By NTT Staff
Our PHI Lab is focused on solving the most difficult computational problems ever conceived. To do so, they are employing a novel computing system called a Coherent Ising Machine (CIM). Three years ago, PHI Lab Director Yoshihisa Yamamoto and seven colleagues introduced the basic concept of the CIM and its quantum feature in Quantum Information, a Nature Partner Journal.
Experimental results have been promising, and the PHI Lab hopes to be able to share more recent results soon. One challenge they have encountered, however, is that under certain conditions – namely, when the laser pump is increased from below to above threshold – CIMs may be prevented from relaxing to their true ground state. In another article co-authored by Dr. Yamamoto and colleagues at Stanford University and the University of Tokyo, and published in the latest issue of Applied Physics Letter (APL), we learn of two possible solutions to that problem : 1) coherent spreading over local minima via quantum noise correlation; and 2) real-time error correction feedback.
In the course of discussing these approaches, the authors turn to a wide range of interdisciplinary concepts, which they describe as “spanning the fields of statistical physics, mathematics, and computer science, including dynamical systems theory, bifurcation theory, chaos, spin glasses, belief propagation and survey propagation.”
What is happening in this quest for explanations is not uncommon in pathbreaking scientific research. In this case, the high-level performances of CIM prototypes have simply outpaced our current levels of understanding. Interestingly, that stands in contrast to mainstream quantum computing, which to date has been characterized by a higher level of theoretical analysis than laboratory results. A reasonable objective for CIM research now is to advance both sides of the equation, even if the theoretical work has the effect of creating a field of study not listed in existing academic taxonomies.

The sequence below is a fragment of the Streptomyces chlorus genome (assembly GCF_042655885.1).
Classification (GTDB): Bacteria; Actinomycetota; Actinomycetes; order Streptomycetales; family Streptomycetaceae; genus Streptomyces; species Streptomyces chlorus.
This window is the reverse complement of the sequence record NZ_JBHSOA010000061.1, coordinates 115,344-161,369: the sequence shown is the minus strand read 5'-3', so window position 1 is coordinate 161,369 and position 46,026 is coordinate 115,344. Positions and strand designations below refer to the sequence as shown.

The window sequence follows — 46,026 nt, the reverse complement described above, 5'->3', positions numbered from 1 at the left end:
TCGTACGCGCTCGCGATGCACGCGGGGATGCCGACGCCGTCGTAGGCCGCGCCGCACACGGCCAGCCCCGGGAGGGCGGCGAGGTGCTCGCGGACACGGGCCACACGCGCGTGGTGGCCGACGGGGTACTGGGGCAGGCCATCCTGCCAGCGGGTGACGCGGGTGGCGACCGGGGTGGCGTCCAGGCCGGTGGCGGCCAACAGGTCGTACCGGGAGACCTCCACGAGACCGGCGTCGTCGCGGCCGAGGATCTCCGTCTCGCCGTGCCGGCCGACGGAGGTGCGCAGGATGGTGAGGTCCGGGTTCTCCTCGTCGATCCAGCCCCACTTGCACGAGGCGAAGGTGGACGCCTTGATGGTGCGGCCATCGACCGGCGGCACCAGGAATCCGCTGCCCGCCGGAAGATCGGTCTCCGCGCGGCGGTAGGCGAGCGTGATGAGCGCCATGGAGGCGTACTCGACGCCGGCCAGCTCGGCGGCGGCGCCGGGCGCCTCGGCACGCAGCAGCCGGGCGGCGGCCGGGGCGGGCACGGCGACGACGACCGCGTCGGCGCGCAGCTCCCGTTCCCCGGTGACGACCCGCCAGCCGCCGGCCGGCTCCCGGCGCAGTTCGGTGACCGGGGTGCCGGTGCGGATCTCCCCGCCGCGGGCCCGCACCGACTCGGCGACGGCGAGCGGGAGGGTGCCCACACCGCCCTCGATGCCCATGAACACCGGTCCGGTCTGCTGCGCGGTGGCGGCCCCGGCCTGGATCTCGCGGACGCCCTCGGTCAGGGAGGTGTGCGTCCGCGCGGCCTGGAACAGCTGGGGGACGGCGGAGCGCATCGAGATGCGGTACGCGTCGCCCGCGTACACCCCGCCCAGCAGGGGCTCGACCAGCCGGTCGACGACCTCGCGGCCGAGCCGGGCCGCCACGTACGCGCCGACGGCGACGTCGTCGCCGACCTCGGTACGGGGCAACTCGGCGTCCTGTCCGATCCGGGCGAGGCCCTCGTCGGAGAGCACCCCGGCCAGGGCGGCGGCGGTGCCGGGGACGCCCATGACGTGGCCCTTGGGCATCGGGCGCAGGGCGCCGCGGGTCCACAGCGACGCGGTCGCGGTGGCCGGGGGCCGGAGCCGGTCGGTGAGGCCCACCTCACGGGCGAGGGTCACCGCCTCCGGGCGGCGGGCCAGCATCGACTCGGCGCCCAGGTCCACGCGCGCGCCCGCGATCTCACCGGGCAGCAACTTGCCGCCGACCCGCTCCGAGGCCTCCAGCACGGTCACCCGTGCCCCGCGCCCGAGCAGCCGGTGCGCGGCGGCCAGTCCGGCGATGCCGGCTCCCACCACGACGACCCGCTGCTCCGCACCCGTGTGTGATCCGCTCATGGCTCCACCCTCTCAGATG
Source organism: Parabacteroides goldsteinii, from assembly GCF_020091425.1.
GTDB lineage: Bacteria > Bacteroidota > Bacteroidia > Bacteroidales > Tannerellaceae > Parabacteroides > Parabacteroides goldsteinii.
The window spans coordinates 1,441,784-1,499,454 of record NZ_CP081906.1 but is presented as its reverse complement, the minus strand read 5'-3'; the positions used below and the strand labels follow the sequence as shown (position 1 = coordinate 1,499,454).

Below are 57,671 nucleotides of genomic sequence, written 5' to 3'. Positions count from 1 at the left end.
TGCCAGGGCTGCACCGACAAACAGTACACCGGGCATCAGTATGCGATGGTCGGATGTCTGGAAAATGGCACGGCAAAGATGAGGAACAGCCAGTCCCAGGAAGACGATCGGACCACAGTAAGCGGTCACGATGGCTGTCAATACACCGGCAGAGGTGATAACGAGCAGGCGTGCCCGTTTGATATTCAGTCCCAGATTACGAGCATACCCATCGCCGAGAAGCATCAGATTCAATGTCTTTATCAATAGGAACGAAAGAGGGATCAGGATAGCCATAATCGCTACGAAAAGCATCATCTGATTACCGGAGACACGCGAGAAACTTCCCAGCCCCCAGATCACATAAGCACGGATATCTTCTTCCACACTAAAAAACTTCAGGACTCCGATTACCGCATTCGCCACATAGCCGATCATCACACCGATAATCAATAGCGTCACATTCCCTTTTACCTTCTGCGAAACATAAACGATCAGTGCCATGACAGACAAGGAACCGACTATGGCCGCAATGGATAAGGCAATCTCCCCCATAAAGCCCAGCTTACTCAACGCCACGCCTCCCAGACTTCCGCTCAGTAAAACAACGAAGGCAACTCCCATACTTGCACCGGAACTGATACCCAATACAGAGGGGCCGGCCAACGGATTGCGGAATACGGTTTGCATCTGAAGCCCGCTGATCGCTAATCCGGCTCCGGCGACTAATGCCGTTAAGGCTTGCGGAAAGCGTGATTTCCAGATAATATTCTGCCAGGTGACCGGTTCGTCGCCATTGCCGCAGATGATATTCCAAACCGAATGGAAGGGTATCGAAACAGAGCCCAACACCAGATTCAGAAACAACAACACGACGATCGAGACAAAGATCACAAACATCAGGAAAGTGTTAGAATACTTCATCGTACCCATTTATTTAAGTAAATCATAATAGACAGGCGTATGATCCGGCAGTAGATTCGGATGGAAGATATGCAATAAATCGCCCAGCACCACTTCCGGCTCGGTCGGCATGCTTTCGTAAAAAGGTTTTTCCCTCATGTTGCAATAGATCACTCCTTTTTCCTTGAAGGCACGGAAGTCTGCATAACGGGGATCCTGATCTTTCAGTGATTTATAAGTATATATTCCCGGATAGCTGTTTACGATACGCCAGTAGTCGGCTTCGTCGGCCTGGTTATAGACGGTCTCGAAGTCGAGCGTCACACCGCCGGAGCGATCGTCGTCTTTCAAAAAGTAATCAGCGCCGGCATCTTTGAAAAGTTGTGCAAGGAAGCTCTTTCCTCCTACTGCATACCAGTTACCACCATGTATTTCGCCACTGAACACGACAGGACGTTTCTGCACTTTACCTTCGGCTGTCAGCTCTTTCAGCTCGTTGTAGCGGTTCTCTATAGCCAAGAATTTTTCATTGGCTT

“We look forward to accelerated advancement of learning in both the theoretical and experimental studies of CIMs … [and] see many rich possibilities for future interdisciplinary research, focused around a multifaceted theoretical and experimental approach to combinatorial optimization that unites perspectives from statistics, computer science, statistical physics and quantum optics,” Dr. Yamamoto said.
The PHI Lab has already cast a wide net in its long-range goal to radically redesign classical computers, through its numerous joint research agreements and its embrace of adjacent fields, such as biological neural networking. If we are at the dawn of a new field of study, it could be a while before we see academics codifying it or publishers launching new journals and conferences, but the APL article by Dr. Yamamoto and his colleagues appears to be a start.